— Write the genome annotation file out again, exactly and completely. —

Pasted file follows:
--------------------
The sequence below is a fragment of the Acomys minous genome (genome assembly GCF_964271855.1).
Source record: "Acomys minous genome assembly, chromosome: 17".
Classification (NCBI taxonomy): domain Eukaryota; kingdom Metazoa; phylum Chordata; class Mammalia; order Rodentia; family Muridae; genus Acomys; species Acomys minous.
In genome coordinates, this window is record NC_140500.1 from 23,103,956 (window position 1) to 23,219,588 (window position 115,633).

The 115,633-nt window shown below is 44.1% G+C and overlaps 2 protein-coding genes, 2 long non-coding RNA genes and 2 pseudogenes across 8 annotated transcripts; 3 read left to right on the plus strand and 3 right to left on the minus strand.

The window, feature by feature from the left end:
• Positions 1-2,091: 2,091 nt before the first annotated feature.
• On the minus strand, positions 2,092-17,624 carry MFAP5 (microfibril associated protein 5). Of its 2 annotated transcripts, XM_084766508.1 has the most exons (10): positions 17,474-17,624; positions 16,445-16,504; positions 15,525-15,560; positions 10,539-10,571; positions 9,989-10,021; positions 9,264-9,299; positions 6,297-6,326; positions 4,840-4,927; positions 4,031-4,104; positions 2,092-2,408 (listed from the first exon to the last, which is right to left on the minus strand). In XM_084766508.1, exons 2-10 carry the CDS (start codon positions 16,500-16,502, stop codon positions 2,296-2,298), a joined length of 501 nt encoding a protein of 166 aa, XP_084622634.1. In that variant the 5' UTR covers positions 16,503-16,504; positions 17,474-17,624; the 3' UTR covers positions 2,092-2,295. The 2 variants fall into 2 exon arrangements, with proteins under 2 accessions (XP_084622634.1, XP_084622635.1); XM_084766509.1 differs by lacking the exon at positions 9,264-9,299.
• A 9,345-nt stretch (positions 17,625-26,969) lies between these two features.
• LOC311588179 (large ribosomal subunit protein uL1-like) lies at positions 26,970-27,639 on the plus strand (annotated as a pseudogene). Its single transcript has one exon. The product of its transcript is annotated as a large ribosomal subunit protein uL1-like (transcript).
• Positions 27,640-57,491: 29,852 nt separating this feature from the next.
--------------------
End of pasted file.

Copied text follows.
The sequence below is a fragment of the Acomys minous genome (genome assembly GCF_964271855.1).
Source record: "Acomys minous genome assembly, chromosome: 17".
Classification (NCBI taxonomy): domain Eukaryota; kingdom Metazoa; phylum Chordata; class Mammalia; order Rodentia; family Muridae; genus Acomys; species Acomys minous.
In genome coordinates, this window is record NC_140500.1 from 23,103,956 (window position 1) to 23,219,588 (window position 115,633).

The 115,633-nt window shown below is 44.1% G+C and overlaps 2 protein-coding genes, 2 long non-coding RNA genes and 2 pseudogenes across 8 annotated transcripts; 3 read left to right on the plus strand and 3 right to left on the minus strand.

The window, feature by feature from the left end:
• Positions 1-2,091: 2,091 nt before the first annotated feature.
• On the minus strand, positions 2,092-17,624 carry MFAP5 (microfibril associated protein 5). Of its 2 annotated transcripts, XM_084766508.1 has the most exons (10): positions 17,474-17,624; positions 16,445-16,504; positions 15,525-15,560; positions 10,539-10,571; positions 9,989-10,021; positions 9,264-9,299; positions 6,297-6,326; positions 4,840-4,927; positions 4,031-4,104; positions 2,092-2,408 (listed from the first exon to the last, which is right to left on the minus strand). In XM_084766508.1, exons 2-10 carry the CDS (start codon positions 16,500-16,502, stop codon positions 2,296-2,298), a joined length of 501 nt encoding a protein of 166 aa, XP_084622634.1. In that variant the 5' UTR covers positions 16,503-16,504; positions 17,474-17,624; the 3' UTR covers positions 2,092-2,295. The 2 variants fall into 2 exon arrangements, with proteins under 2 accessions (XP_084622634.1, XP_084622635.1); XM_084766509.1 differs by lacking the exon at positions 9,264-9,299.
• A 9,345-nt stretch (positions 17,625-26,969) lies between these two features.
• LOC311588179 (large ribosomal subunit protein uL1-like) lies at positions 26,970-27,639 on the plus strand (annotated as a pseudogene). Its single transcript has one exon. The product of its transcript is annotated as a large ribosomal subunit protein uL1-like (transcript).
• Positions 27,640-57,491: 29,852 nt separating this feature from the next.